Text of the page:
OSHA comments from the January 19, 1989 Final Rule on Air Contaminants Project extracted from 54FR2332 et. seq. This rule was remanded by the U.S. Circuit Court of Appeals and the limits are not currently in force.

CAS: 1310-73-2; Chemical Formula: NaOH

The former OSHA limit for sodium hydroxide (also known as caustic soda or lye) was 2 mg/m3 as an 8-hour TWA. OSHA proposed a 2-mg/m3 ceiling limit for sodium hydroxide, based on the ACGIH- and NIOSH-recommended limits. NIOSH (Ex. 8-47, Table N1) concurred with the proposed limit, and this limit is established in the final rule. Sodium hydroxide is a white, deliquescent solid.

Sodium hydroxide is a severe irritant of the eyes, mucous membranes, and skin. Exposure to sodium hydroxide in the form a caustic dust irritates the upper respiratory tract and may cause ulceration of the nasal passages (ACGIH 1986/Ex. 1-3, p. 535). Although inhalation of sodium hydroxide is usually of secondary importance in industrial exposures, the effects of inhaling the dust or mist vary from mild irritation of the nose, which occurs on brief exposure to 2 mg/m3, to severe pneumonitis, which occurs at very high exposures. The greatest industrial hazard is rapid tissue destruction of the eyes or skin upon contact either with the solid or with concentrated solutions (Chemical Hazards of the Workplace, 2nd ed., p. 444, Proctor, Hughes, and Fischman 1988).

Contact with the eyes causes disintegration and sloughing of conjunctival and corneal epithelium, corneal opacification, marked edema, and ulceration; after 7 to 13 days, either gradual recovery begins or there is a progression to ulceration and corneal opacification. Complications of severe eye burns are symblepharon with overgrowth of the cornea by a vascularized membrane, progressive or recurrent corneal ulceration, and permanent corneal opacification (Proctor, Hughes, and Fischman 1988, p. 444). Grant (1986/Ex. 1-975) states that sodium hydroxide causes “some of the most severe, blinding injuries of the eye. Because it may be considered public enemy number one for causing chemical burns of the eye, sodium hydroxide has been the chemical caustic most extensively studied in animal and clinical investigations.” Clinically, the worst features of sodium hydroxide burns of the eye are the great rapidity with which extreme damage can be done to the anterior segment of the eye and the tendency for the cornea to ulcerate and perforate or to become densely vascularized and opaque.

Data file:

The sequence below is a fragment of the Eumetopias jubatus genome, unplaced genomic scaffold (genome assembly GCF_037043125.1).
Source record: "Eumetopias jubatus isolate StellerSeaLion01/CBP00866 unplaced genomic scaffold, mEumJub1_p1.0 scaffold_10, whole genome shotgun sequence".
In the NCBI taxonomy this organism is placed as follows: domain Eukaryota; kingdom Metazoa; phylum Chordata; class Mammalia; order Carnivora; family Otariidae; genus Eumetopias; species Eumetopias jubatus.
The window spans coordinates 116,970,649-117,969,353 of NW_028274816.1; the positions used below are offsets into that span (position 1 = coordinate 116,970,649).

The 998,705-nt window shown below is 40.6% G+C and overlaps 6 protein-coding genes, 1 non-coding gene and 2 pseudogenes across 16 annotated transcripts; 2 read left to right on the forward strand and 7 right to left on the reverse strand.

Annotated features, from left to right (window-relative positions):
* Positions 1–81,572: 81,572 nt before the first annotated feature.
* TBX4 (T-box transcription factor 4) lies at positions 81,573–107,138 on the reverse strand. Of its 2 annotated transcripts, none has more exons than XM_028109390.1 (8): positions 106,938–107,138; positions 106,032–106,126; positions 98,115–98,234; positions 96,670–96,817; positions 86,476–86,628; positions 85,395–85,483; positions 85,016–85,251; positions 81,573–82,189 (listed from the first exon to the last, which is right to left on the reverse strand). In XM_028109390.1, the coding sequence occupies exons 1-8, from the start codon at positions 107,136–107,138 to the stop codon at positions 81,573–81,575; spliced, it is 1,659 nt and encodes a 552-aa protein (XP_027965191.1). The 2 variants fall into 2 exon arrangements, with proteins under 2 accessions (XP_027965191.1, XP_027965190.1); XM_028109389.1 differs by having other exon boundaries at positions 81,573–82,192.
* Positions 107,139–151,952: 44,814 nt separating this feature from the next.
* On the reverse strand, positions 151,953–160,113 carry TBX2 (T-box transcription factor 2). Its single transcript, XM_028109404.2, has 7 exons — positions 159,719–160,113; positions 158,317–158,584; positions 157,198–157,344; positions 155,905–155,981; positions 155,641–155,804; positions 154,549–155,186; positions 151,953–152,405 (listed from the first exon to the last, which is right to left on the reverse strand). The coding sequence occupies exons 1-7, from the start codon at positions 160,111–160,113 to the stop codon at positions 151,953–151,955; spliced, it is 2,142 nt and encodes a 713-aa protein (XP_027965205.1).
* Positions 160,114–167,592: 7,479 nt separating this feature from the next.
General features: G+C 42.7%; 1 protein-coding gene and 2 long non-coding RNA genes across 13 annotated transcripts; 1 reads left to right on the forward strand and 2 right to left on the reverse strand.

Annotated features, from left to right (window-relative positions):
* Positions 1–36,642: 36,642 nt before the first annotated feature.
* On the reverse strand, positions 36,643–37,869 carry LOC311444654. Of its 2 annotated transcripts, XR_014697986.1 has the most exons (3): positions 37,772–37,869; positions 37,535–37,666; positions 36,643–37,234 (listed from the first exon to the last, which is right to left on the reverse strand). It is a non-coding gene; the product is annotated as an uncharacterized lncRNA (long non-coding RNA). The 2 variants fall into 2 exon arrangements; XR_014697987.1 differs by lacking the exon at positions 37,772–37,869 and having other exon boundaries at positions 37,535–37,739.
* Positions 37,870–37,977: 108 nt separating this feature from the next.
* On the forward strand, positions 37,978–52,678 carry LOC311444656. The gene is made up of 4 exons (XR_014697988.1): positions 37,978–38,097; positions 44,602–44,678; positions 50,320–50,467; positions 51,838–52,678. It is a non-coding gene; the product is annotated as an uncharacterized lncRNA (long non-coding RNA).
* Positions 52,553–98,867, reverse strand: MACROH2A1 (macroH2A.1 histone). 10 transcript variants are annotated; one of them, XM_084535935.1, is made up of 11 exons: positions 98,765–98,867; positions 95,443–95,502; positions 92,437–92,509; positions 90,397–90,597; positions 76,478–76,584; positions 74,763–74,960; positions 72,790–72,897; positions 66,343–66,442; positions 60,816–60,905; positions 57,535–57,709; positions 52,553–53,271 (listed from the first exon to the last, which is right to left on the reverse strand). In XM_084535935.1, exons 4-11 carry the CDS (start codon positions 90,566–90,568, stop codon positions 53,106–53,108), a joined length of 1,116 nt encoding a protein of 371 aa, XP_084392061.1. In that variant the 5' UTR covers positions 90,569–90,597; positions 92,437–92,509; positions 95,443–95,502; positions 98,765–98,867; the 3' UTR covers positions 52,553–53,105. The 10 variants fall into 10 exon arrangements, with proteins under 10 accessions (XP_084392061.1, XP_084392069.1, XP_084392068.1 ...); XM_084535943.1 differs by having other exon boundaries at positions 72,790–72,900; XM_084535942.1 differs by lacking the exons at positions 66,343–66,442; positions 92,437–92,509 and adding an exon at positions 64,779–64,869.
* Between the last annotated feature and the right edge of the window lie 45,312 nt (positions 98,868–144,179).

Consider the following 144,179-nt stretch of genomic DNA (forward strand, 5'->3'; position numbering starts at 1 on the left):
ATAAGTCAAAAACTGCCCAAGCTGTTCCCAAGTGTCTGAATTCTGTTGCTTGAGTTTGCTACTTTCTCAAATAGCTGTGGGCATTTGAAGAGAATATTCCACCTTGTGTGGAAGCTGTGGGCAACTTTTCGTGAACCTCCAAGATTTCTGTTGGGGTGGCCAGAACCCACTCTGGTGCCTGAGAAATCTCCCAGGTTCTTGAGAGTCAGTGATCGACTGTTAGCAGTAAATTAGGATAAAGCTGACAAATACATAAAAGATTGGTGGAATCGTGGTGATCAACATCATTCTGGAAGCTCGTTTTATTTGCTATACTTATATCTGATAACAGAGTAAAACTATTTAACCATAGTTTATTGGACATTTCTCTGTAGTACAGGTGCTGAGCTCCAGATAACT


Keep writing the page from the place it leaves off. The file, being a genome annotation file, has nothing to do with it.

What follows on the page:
On the skin, solutions of 25 to 50 percent sodium hydroxide cause the sensation of irritation within about three minutes; with solutions of 4 percent, the sensation of burning does not occur until several hours later. If not removed from the skin, sodium hydroxide causes severe burns with deep ulcerations. Exposure to the dust or mist of sodium hydroxide may cause multiple small burns with temporary loss of hair (Proctor, Hughes, and Fischman 1988, p. 445). Nagao and co-workers (1972) examined skin biopsies from volunteers who had had a 1 N solution (equal to a 4-percent solution) of sodium hydroxide applied to their arms for 15 to 180 minutes. Progressive changes, beginning with dissolution of the cells in the horny layer and progressing through edema to total destruction of the epidermis, occurred within 60 minutes (Nagao, Stroud, Hamada et al. 1972).

Rats were exposed to an aerosol of 40 percent aqueous sodium hydroxide whose particles were less than 1 um in diameter. Exposures lasted for 30 minutes and were administered twice a week. The experiment was terminated after three weeks because two of the 10 rats died. Histopathological examination showed mostly normal lung tissue with foci of enlarged alveolar septae, emphysema, bronchial ulceration, and enlarged lymph adenoidal tissues (Wands 1981b, in Patty’s Industrial Hygiene and Toxicology, 3rd rev. ed., vol. 2B, p. 3062).

OSHA received only one comment on sodium hydroxide, from NIOSH (Ex. 150, Comments on Sodium Hydroxide); NIOSH supported OSHA’s proposed limit and reported that no new information on the health effects of sodium hydroxide had become available since the publication of the NIOSH criteria document (NIOSH 1976k/Ex. 1-965).

The irritant effect of sodium hydroxide and its markedly corrosive action on all body tissue can result even from brief (one minute or more) exposures to airborne concentrations above the 2-mg/m3 level; the acute nature of these effects is evident in the studies described above. Therefore, OSHA concludes that establishing a ceiling of 2 mg/m3 is necessary to reduce the significant risks of eye and skin burns and respiratory irritation that occur as a result of very brief exposures to the higher levels of sodium hydroxide that would be permitted with an 8-hour TWA PEL alone. OSHA considers the irritant effects resulting from exposure to sodium hydroxide material impairments of health. In the final rule, OSHA is accordingly revising its former 8-hour TWA limit for sodium hyroxide to a ceiling limit of 2 mg/m3.

Page last reviewed: September 28, 2011